It was the rumor you could not totally believe set against the denial you would be crazy to trust. In the annals of every lamebrain thing spoken and written about financial markets and companies good and bad, there has probably been no better case of how words can be such an imprecise measurement of fact than in what caused yesterday's reeling, lurching movement of Countrywide (CFC) stock.
With stomach malfunctioning at the mere prospect, the Business Press Maven is going to try to decipher what happened. But as befits the circumstance, let me perform some rough justice on any discussion of rumors on Wall Street. When the choice is between wanton rumor and denials from a company that has proved a congenital liar, you should save your bacon by making the essential choice of: none of the above.
Headline: They Just Don't Get Rumors!
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Stay clear of Countrywide -- as a long or short -- until the words that are splattering the stock or the ones designed to revive it earn something more than your chronic mistrust.
But for our larger understanding of how these things work, why did the word "bankruptcy" get thrown around Countrywide's neck so tightly yesterday, specifically? Why was the word used in relation to Countrywide with such furious energy on Jan. 7 that the company was forced to issue a denial? Why not Jan. 6? Or Dec. 6, for that matter?
I'm going to dismiss the put action that has been bandied about as a possible cause, as it is next-to-impossible to determine whether that was a cause or effect of the rumors. And I'm also going to dismiss the prospect that analyst comments on companies in the industry, including
, needing cash desperately had the precise effect of harnessing the word bankruptcy to Countrywide.
The rumors, in this case, could of course and simply be completely true. But there have been comments many days without the rumor mill working overdrive. As The Business Press Maven has pointed out time and again, you believe Countrwide's claims and denials at your own peril, but here is my other theory (rank speculation):
The New York Times
ran a good story yesterday by Gretchen Morgenson, one of the best, about Countrywide's involvement in a bankruptcy case. The bankruptcy case was not their own, it was a loan holder's, but I can't think that in this current environment, with the word "bankruptcy" associated with Countrywide in an article that also spoke about court records showing the company to have falsified documents... Well, rumors that have swept the market have been built on less.
Your thoughts? Please let me know. I always answer, though due to volume that can reach into the hundreds on topics like people losing their homes (or the coolness of the iPhone), I might take a bit to get back to you.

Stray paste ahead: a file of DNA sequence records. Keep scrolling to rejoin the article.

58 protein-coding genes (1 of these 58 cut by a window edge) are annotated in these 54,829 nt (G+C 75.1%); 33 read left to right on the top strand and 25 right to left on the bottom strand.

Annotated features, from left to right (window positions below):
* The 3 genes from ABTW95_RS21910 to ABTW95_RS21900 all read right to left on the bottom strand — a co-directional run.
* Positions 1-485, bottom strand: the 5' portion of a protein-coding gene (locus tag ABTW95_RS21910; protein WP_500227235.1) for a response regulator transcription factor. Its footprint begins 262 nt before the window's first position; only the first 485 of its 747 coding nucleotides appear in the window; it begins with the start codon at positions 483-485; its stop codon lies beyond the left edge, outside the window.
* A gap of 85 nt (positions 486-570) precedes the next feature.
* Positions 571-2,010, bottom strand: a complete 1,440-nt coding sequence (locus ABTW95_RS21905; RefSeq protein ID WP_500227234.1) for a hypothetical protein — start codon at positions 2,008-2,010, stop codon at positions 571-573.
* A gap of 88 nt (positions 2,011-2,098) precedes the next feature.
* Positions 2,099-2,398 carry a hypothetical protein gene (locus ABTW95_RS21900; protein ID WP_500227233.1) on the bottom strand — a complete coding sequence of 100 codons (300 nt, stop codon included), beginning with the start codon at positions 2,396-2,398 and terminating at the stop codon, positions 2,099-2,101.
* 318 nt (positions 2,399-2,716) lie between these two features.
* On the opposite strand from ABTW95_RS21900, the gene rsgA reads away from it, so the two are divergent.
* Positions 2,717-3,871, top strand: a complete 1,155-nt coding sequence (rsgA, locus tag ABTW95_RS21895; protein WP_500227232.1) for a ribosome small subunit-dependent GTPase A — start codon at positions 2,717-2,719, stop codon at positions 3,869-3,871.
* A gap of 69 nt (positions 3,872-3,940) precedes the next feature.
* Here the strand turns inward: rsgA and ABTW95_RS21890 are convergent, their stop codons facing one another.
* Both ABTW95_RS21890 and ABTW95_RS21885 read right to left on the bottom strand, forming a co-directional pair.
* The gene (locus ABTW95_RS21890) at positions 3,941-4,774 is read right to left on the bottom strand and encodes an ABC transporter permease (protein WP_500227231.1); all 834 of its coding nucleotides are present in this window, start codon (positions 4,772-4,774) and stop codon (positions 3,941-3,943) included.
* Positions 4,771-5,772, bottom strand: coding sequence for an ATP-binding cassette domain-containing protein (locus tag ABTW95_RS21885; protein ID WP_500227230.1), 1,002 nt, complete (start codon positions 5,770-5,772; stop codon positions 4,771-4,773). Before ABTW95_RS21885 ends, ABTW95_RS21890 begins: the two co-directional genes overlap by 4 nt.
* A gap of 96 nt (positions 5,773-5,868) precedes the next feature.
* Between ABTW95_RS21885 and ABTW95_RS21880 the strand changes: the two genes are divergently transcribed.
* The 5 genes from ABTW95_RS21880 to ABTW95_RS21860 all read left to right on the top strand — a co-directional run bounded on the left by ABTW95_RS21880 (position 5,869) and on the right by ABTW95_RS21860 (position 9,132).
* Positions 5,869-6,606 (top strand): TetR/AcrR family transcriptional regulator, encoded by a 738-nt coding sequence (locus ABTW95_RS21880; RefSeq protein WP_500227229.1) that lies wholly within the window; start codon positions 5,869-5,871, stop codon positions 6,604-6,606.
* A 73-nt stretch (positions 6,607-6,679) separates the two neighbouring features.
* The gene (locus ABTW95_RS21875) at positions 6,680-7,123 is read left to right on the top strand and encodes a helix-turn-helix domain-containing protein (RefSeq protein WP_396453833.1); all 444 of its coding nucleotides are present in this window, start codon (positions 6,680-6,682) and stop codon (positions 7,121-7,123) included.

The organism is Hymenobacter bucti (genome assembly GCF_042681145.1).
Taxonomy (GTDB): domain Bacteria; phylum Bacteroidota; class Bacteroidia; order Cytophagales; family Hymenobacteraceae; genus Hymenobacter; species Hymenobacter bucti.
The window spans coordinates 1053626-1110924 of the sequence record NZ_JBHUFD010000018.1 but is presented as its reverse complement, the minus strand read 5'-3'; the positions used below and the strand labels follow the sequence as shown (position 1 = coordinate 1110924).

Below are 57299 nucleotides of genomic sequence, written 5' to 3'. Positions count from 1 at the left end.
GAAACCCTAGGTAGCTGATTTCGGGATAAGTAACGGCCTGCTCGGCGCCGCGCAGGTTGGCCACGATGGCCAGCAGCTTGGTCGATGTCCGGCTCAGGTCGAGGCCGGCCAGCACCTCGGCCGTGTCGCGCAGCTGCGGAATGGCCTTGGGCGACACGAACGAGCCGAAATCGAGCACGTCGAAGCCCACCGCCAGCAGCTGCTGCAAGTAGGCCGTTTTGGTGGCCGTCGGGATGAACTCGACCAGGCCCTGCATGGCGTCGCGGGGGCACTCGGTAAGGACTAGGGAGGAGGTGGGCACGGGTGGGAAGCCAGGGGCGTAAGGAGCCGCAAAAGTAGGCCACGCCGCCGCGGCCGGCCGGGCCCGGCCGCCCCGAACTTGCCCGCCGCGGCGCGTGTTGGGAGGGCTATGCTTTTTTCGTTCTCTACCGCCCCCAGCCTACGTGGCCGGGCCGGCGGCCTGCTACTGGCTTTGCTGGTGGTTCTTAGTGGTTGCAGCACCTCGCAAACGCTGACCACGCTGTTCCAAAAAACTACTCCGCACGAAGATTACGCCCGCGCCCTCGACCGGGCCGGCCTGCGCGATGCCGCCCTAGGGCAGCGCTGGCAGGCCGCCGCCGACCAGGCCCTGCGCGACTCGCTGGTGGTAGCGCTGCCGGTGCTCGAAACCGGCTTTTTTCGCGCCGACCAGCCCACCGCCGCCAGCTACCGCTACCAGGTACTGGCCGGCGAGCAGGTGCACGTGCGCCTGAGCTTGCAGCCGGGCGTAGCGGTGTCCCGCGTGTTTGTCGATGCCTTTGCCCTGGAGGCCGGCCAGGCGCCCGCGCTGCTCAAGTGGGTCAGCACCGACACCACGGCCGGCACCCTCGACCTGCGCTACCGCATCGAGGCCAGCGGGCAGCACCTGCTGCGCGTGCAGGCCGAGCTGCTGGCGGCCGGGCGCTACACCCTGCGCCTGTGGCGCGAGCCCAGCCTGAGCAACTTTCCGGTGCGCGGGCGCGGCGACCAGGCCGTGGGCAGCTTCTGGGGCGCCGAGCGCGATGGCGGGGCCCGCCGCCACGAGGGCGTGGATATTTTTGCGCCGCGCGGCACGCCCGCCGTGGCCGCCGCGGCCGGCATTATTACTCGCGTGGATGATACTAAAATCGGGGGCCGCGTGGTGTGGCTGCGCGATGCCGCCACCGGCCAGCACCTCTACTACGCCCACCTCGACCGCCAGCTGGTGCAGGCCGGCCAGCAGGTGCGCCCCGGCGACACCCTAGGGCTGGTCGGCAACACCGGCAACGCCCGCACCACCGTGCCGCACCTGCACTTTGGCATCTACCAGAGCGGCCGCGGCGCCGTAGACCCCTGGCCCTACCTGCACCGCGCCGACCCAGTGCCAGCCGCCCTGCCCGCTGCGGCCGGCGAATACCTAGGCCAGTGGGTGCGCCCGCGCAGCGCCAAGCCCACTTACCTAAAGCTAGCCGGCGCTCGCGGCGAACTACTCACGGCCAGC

Cutting Through the Cuts
We been through the job cut spin before, but I want to show you a good example from Tuesday, when
announced more job cuts. Here's the reality with job cuts: They don't often save as much as the companies says they will.
It makes sense, right? Think of your favorite failing newspaper or financial institution. Buyout offers are offered to employees but not enough of the great unwashed bite. Who wants to retire at 51 with so much more to contribute to civilization by editing crossword puzzles and television listings and a package that'll keep you off cat food until 54? But when the new offer comes out to keep you off cat food until 55? Whoa, where are the moving boxes? Who can resist, right?
Problem is, from the companies' perspective, that extra-sweetened offer cost them more than they expected, which is a term we use loosely, so sure enough, they come out with an announcement that the jobs cuts will cost more and save less than they thought, another term we'll be loosey-goose about.
Unfortunately, the business media constantly plays along with unawares, confusing investors in the process.
Check out this example about Avon, a classic of the dark art form. Now Avon, the woman's beauty product company, has already said that it would lay people off and, now, that it will cost more than it first expected. But:
Here is the lead of an
story. Notice how even while acknowledging that the job cuts will cost more than originally expected, it is buying into an exact notion of future cost cuts without giving it a critical look:
"Avon Products Inc. on Tuesday said it will cut 2,400 jobs as part of its multiyear restructuring plan, which will cost more than originally expected and ultimately save the beauty-products maker $430 million annually."
After starting with a rumor you can't believe but can't dismiss, perhaps it's a comfort to end on a prediction you simply can't believe.
At the time of publication, Fuchs had no positions in any of the stocks mentioned in this column.
Marek Fuchs was a stockbroker for Shearson Lehman Brothers and a money manager before becoming a journalist who wrote The New York Times' "County Lines" column for six years. He also did back-up beat coverage of The New York Knicks for the paper's Sports section for two seasons and covered other professional and collegiate sports. He has contributed frequently to many of the Times' other sections, including National, Metro, Escapes, Style, Real Estate, Arts & Leisure, Travel, Money & Business, Circuits and the Op-Ed Page. For his "Business Press Maven? column on how business and finance are covered by the media, Fuchs was named best business journalist critic in the nation by the Talking Biz website at The University of North Carolina School of Journalism and Mass Communication. Fuchs is a frequent speaker on the business media, in venues ranging from National Public Radio to the annual conference of the Society of American Business Editors and Writers. Fuchs appreciates your feedback;
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